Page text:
These rings feature a small accent stone that can only be viewed from certain angles. Most commonly, a peekaboo diamond is set beneath the center setting, so that it can only be viewed when the wearer raises the ring to eye level and looks underneath the ring’s main diamond.
A peekaboo diamond is an excellent detail to add into a ring, particularly if you are worried the design is too simple, but don’t want to overwhelm a smaller center diamond with too many extra elements and features.
Many engagement ring designers use the peekaboo as a signature detail in their work, like Vera Wang and her ultra-recognizable peekaboo sapphire, but we would generally advise you talk to your jeweler about creating a custom design from scratch instead.
When it comes to elegance and simplicity, the most obvious choice is a plain solitaire engagement ring. This style is pretty much the classic choice, and looks beautiful even with smaller diamond, but you don’t need to play it quite so safe if you don’t want to – even if you’re eager to create the daintiest design possible.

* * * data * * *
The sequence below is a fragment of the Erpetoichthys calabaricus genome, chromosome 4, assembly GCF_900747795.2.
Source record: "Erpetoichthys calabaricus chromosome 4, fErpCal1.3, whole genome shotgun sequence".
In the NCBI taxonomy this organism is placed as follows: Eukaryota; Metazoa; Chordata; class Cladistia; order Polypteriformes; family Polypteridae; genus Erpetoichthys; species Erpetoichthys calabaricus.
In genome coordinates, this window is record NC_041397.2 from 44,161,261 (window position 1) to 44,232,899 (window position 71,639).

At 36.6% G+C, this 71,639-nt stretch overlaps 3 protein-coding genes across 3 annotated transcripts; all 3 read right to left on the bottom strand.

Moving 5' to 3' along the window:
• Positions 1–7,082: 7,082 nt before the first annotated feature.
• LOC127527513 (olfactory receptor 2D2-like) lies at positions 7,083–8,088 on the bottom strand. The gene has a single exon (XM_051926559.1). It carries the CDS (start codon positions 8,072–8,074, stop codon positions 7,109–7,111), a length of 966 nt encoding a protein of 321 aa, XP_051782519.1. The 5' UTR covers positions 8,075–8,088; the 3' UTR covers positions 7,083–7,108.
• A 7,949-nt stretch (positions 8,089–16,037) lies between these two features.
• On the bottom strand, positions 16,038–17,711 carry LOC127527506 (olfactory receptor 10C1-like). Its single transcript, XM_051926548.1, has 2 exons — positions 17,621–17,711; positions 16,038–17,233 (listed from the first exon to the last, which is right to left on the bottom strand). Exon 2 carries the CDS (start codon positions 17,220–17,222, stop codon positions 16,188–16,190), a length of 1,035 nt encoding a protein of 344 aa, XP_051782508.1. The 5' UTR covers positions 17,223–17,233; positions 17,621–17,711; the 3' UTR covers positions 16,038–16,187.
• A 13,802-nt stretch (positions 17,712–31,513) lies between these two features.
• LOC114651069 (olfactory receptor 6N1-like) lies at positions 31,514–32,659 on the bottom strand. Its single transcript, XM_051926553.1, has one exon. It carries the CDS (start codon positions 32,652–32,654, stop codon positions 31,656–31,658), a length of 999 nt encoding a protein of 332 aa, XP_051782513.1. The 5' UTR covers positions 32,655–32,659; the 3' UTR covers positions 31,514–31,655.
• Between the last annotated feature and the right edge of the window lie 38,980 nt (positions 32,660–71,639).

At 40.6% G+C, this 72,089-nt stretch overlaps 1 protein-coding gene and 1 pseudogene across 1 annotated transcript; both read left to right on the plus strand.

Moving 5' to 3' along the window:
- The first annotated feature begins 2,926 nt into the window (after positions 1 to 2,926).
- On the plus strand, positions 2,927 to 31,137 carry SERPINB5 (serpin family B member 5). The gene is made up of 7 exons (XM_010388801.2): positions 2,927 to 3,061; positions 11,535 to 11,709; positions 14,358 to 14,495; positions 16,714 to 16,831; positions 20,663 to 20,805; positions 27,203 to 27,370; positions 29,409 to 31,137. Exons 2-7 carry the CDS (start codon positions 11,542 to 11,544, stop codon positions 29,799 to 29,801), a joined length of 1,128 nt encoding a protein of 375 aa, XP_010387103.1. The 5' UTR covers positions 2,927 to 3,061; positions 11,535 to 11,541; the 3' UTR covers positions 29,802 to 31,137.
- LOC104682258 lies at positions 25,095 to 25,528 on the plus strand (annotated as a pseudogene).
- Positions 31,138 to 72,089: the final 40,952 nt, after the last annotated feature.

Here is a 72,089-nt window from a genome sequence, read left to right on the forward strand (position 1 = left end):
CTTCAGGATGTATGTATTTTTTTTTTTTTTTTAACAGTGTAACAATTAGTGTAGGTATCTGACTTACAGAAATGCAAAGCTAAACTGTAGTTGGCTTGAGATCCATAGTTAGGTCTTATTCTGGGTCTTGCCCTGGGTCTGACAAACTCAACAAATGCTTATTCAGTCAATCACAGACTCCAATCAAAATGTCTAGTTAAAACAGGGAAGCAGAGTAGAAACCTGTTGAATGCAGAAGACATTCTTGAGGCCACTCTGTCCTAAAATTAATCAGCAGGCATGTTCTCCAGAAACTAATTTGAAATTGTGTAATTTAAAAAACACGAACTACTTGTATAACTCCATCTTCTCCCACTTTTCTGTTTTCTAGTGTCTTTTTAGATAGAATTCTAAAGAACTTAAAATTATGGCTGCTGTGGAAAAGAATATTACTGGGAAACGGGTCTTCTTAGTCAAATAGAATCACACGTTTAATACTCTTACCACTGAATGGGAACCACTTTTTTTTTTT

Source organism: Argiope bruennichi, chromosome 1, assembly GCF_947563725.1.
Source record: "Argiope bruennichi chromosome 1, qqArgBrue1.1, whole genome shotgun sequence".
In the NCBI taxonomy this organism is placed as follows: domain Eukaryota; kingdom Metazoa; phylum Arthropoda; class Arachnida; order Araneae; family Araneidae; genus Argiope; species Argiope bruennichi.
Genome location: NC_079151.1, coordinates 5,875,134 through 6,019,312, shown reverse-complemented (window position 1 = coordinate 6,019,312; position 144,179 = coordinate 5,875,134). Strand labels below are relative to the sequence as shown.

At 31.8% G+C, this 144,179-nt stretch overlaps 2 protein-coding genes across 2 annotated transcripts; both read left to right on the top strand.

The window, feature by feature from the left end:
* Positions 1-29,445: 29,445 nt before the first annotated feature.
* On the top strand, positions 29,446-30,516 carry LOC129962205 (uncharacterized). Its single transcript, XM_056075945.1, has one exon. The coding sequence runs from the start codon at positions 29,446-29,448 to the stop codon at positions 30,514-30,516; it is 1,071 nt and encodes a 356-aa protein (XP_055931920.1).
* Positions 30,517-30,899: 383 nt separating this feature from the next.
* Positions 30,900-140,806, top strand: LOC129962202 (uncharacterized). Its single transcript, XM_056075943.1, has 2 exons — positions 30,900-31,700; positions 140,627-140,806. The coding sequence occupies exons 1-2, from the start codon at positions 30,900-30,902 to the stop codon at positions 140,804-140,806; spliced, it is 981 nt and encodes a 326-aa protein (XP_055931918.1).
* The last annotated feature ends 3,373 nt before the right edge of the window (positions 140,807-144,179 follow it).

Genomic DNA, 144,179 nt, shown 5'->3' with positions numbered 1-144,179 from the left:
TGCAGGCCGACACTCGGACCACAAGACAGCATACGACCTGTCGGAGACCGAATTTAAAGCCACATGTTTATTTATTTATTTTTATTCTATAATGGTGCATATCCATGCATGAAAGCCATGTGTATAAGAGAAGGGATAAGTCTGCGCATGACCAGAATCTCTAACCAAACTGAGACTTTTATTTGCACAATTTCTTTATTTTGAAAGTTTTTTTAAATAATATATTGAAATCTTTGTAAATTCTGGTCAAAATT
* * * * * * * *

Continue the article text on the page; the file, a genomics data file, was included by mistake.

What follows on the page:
Also known as skinny band engagement rings, thin bands tend to be no thicker than 2mm. They appear incredibly delicate and traditionally feminine but, at the same time, they are definitely stronger than they look.
This is an excellent idea to go to your jeweler with, and proof that you really can make a statement by going smaller, rather than bigger. You can read our full guide to skinny band engagement rings if you’re tempted by this setting style.
Filigree is a technique used to create delicate designs within the metalwork of your ring. This often creates patterns reminiscent of fine lace, even though the jeweler is using precious metal threads and beads rather than silk or cotton.
It’s a great option for adding more detail into your ring, without detracting from the diamond itself, since the diamond’s sparkle and positioning will always stand out more than the metalwork (unless, of course, that metalwork totally overwhelms the stone and obscures it from view, which is unlikely).